The temporary hospitals, which were largely unused, are being shut as patient numbers fall.

image captionSunderland’s Nightingale hospital will stay open as a vaccination centre
The network of emergency Nightingale hospitals set up to cope with a surge of Covid-19 cases is to close from April, the NHS has said.
Established last spring amid fears that the NHS might be overwhelmed, the temporary hospitals in England were largely not needed.
Some were used as rehab centres and the sites in London and Sunderland will stay open for vaccinations.
The NHS said they had been the “ultimate insurance policy”.
Seven Nightingale hospitals were built in England, starting in April 2020 with the 4,000-bed facility at London’s ExCel centre. Another was set up in Belfast, while Scotland and Wales had their own temporary hospitals.
But they were never used on a large scale, because the NHS did not have enough trained staff to fill the Nightingales as well as the permanent hospitals.
During the winter surge in coronavirus cases, Chris Hopson of NHS Providers, which represents hospital trusts, said they had been built to avoid a situation like that seen in northern Italy in spring last year. But he said it would be a “success” if they were not used.
Yorkshire’s 500-bed hospital, opened by Capt Sir Tom Moore, will close next month without treating a single patient. It will operate as a testing centre until then.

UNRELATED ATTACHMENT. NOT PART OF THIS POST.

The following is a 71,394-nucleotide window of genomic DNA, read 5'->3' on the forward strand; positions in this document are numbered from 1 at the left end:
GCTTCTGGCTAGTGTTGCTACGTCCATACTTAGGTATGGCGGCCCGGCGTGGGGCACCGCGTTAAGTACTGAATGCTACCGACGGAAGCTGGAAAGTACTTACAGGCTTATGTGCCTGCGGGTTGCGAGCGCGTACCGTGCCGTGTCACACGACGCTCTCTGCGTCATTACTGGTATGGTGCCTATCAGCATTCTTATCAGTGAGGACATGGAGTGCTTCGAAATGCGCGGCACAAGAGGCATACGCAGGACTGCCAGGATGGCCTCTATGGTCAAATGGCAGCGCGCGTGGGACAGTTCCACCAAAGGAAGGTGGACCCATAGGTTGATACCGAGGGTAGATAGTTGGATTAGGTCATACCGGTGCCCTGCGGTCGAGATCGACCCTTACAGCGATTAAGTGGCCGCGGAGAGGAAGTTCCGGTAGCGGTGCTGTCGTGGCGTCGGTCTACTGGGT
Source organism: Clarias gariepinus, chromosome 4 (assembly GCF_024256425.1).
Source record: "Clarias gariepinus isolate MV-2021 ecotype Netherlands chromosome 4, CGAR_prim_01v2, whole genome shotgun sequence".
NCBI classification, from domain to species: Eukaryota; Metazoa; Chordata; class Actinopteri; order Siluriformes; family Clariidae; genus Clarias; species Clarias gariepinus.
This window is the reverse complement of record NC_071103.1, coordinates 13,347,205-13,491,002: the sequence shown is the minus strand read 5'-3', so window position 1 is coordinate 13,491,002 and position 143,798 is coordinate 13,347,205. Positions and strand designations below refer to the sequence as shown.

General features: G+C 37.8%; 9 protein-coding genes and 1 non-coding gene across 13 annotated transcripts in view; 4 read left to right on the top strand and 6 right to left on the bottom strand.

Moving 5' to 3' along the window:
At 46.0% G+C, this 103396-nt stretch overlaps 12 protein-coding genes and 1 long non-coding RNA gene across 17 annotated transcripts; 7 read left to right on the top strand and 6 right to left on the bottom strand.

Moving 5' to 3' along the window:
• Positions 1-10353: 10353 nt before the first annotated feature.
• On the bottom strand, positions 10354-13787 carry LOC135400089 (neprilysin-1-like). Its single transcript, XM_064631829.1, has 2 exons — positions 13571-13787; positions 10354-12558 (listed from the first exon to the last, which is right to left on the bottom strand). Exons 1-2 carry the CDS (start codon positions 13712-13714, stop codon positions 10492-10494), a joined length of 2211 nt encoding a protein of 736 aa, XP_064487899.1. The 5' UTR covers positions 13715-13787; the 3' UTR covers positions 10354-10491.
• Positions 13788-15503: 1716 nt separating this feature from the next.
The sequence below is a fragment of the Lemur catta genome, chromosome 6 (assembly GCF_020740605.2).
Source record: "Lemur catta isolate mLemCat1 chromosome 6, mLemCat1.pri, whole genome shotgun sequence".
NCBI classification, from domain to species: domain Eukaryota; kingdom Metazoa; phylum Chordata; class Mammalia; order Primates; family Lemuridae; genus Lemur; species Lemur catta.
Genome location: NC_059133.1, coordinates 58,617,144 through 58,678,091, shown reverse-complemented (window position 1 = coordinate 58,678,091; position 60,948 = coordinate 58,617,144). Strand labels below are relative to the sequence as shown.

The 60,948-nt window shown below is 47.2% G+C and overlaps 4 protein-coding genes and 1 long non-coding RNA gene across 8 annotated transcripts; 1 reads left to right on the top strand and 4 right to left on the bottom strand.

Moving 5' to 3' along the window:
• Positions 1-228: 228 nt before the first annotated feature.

media captionTimelapse captures the transformation of London’s ExCeL centre into the Nightingale Hospital
The London site treated 20 patients during the first wave of the pandemic. It reopened in January and was used to treat non-coronavirus patients to free up beds for a surge in Covid-19 cases and other very seriously ill people.
It was built in nine days, with its first 500 beds fully equipped with oxygen and ventilators. If it had reached full capacity, it would have been one of the world’s largest hospitals.
Exeter’s Nightingale hospital began admitting patients in November, when cases in the South West of England exceeded the first wave of the pandemic, with the NHS describing it as an “invaluable resource”.
An NHS spokesman said that as the health service learned more about Covid-19 and how to successfully treat it, existing hospitals were able to adapt to increase critical care capacity.
“Even in the winter wave – which saw more than 100,000 patients with the virus admitted in a single month – there were beds available across the country,” the spokesman said.
But the NHS said the Nightingale hospitals had been “on hand as the ultimate insurance policy in case existing hospital capacity was overwhelmed”.